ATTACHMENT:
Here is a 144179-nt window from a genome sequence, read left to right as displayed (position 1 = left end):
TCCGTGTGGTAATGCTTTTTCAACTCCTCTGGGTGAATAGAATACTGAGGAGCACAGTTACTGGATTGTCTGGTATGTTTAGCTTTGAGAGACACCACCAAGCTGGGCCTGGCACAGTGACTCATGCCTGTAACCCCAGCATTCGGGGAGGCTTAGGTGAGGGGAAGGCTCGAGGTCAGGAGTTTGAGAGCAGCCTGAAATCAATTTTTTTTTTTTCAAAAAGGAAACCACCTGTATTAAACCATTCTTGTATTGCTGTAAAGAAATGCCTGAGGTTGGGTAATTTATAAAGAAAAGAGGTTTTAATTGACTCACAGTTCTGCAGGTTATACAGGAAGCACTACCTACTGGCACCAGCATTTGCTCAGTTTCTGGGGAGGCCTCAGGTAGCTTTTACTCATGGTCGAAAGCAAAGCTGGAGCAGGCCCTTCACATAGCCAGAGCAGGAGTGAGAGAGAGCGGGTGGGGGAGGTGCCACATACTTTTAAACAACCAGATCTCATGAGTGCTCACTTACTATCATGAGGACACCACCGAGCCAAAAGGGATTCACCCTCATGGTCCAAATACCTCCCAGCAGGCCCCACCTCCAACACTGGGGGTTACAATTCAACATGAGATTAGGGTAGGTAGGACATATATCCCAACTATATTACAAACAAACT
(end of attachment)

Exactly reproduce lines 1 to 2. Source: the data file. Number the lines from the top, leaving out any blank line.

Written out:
Here is a 144179-nt window from a genome sequence, read left to right as displayed (position 1 = left end):
TCCGTGTGGTAATGCTTTTTCAACTCCTCTGGGTGAATAGAATACTGAGGAGCACAGTTACTGGATTGTCTGGTATGTTTAGCTTTGAGAGACACCACCAAGCTGGGCCTGGCACAGTGACTCATGCCTGTAACCCCAGCATTCGGGGAGGCTTAGGTGAGGGGAAGGCTCGAGGTCAGGAGTTTGAGAGCAGCCTGAAATCAATTTTTTTTTTTTCAAAAAGGAAACCACCTGTATTAAACCATTCTTGTATTGCTGTAAAGAAATGCCTGAGGTTGGGTAATTTATAAAGAAAAGAGGTTTTAATTGACTCACAGTTCTGCAGGTTATACAGGAAGCACTACCTACTGGCACCAGCATTTGCTCAGTTTCTGGGGAGGCCTCAGGTAGCTTTTACTCATGGTCGAAAGCAAAGCTGGAGCAGGCCCTTCACATAGCCAGAGCAGGAGTGAGAGAGAGCGGGTGGGGGAGGTGCCACATACTTTTAAACAACCAGATCTCATGAGTGCTCACTTACTATCATGAGGACACCACCGAGCCAAAAGGGATTCACCCTCATGGTCCAAATACCTCCCAGCAGGCCCCACCTCCAACACTGGGGGTTACAATTCAACATGAGATTAGGGTAGGTAGGACATATATCCCAACTATATTACAAACAAACT